In 2018, Kino Lorber managed to finally give this film the special edition treatment with a two-disc Blu-ray set containing the U.S. director's cut on disc one and, for the first time commercially, the theatrical cut on disc two. New to this release is an audio commentary with Rush in discussion with Elijah Drenner for disc one, which starts off with a half-hour scripted account by Rush of the film's genesis and turbulent road to release (including nasty DGA arbitration); after that it settles into more scene-specific territory. As anyone who's seen The Sinister Saga of Making The Stunt Man knows, Rush is a storytelling juggernaut and really has a ton of unvarnished things to say here. Drenner starts off rough by misstating the film's title twice at the outset (followed by Rush mispronouncing two of his actors' names), but they get into a solid groove later on as Drenner gets some good comments out of Rush, who denies knowledge of Dario Argento (incredibly), recalls being in contention for 1978's Superman, and explains the process of transforming the script including the involvement of two writers, the execution of the film's key plot twist, the creation of a miniature city outside the office set, and the intentional tongue-in-cheek tone. He also explains why March's career really Color of Nightfizzled out after this, not for the reasons you might expect.

The first disc closes out with the U.S. theatrical trailers and bonus ones for The Rich Man's Wife, The Tie That Binds and Deceived. Quality-wise the director's cut Color of Nightappears to be culled from the same scan used for the Mill Creek with the same framing, though it's a notch darker and benefits from being on its own disc (single-layered, but at least very little else in on there). Overall it's a pretty close approximation of how this looked in theaters. Audio options (both cuts) include DTS-HD 5.1 and 2.0 English mixes with optional English subtitles; the 2.0 is basically how it sounded in theaters, while the 5.1 pushes the music out with some extra ambient spread. The theatrical cut on disc two appears to be from the same HD scan used for broadcast, looking quite a bit brighter and more sharpened with a little extra info on the edges as well. The colors are also dialed up and pushed into hotter territory, especially March's red dress. (See below for an example; frame grabs in the body of this review are from the director's cut on the Kino Lorber release). Note that the 2.35:1 aspect ratio on the packaging is a misprint, as the film is correctly presented at 1.85:1 for both cuts. In addition to an animated image gallery, the theatrical cut features a new audio commentary with screenwriter Matthew Chapman, who had just written Consenting Adults and, the previous decade, written and directed the fascinating surreal horror film, Heart of Midnight. Moderated by Heather Buckley, the conversation starts off talking about the script's origins as an early script by Billy Ray (who went on to The Hunger Games and Captain Phillips) that had to be goosed up to a higher budget production, with a much bigger budget than he expected. The commentary isn't scene specific (and strangely, neither of them seems to know which version they're watching) but instead goes through his tenure on this film, including a tale about Vajna gambling in Vegas, before spending the bulk of the time on his background (including a familial link to Charles Darwin), his work process, and his literary and cinematic interests. He also offers a frank assessment of this film and its creative team, just as open and sometimes astonishing as the Rush track; don't miss the anecdote about the animal kingdom poster.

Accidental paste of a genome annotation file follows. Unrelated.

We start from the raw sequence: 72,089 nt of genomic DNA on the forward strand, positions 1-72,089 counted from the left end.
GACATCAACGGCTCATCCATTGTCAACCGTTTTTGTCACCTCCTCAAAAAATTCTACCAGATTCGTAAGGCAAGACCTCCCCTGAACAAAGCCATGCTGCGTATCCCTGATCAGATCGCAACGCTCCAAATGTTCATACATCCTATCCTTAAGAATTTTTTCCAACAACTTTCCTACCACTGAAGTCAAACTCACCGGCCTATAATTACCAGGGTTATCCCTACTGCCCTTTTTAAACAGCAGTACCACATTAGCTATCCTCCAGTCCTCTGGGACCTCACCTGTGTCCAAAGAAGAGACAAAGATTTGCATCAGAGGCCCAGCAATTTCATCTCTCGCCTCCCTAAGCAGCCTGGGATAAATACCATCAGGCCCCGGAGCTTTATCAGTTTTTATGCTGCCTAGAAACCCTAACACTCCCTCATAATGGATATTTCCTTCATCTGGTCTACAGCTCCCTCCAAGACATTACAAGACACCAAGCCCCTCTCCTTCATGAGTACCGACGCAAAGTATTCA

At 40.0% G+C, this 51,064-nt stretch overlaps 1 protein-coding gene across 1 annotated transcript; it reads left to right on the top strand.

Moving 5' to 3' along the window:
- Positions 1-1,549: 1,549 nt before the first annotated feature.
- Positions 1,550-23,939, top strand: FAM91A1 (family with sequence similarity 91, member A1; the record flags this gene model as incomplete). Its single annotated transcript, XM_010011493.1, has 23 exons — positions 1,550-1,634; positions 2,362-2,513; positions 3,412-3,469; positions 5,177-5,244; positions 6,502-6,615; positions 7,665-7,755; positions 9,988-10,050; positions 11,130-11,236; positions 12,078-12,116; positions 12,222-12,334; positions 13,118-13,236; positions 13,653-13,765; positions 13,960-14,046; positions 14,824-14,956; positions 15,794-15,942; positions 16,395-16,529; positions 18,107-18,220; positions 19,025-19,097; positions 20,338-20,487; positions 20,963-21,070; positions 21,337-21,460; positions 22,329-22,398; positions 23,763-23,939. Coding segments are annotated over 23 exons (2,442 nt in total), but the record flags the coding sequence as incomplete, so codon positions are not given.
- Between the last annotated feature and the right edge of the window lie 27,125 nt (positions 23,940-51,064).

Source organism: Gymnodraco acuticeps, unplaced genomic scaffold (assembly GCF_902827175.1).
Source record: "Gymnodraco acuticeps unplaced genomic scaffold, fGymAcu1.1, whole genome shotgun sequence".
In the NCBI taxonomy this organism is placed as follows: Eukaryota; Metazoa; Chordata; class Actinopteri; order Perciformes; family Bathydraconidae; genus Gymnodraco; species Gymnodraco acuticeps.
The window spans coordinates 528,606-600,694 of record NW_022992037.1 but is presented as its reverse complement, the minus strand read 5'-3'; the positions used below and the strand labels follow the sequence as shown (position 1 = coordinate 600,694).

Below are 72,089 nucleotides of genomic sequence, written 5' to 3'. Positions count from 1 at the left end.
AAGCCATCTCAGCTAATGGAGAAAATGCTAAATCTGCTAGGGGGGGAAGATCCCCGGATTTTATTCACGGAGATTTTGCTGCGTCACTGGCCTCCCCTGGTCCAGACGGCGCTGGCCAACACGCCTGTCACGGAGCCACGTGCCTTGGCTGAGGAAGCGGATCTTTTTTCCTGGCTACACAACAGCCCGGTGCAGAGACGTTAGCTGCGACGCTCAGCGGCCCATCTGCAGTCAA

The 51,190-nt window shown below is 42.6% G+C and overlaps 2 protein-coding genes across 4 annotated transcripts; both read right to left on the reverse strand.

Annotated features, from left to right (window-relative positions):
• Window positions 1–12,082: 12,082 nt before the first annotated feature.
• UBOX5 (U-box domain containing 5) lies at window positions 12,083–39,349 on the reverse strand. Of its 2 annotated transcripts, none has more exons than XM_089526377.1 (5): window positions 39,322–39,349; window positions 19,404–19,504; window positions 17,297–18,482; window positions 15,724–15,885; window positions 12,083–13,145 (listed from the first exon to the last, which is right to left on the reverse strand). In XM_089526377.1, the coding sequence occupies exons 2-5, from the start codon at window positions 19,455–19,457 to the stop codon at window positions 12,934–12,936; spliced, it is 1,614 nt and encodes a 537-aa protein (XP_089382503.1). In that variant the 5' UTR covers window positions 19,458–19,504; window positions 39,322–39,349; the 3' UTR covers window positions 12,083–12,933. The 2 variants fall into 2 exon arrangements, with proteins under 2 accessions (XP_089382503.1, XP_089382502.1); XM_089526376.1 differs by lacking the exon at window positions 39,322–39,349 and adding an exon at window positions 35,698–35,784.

Kino Lorber (Blu-ray) (Director's Cut)

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Kino Lorber (Blu-ray) (Theatrical Cut)

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Mill Creek (Blu-ray)

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Pathe (DVD) (UK)

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Studio Canal (DVD) (France)

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Reviewed on August 6, 2018.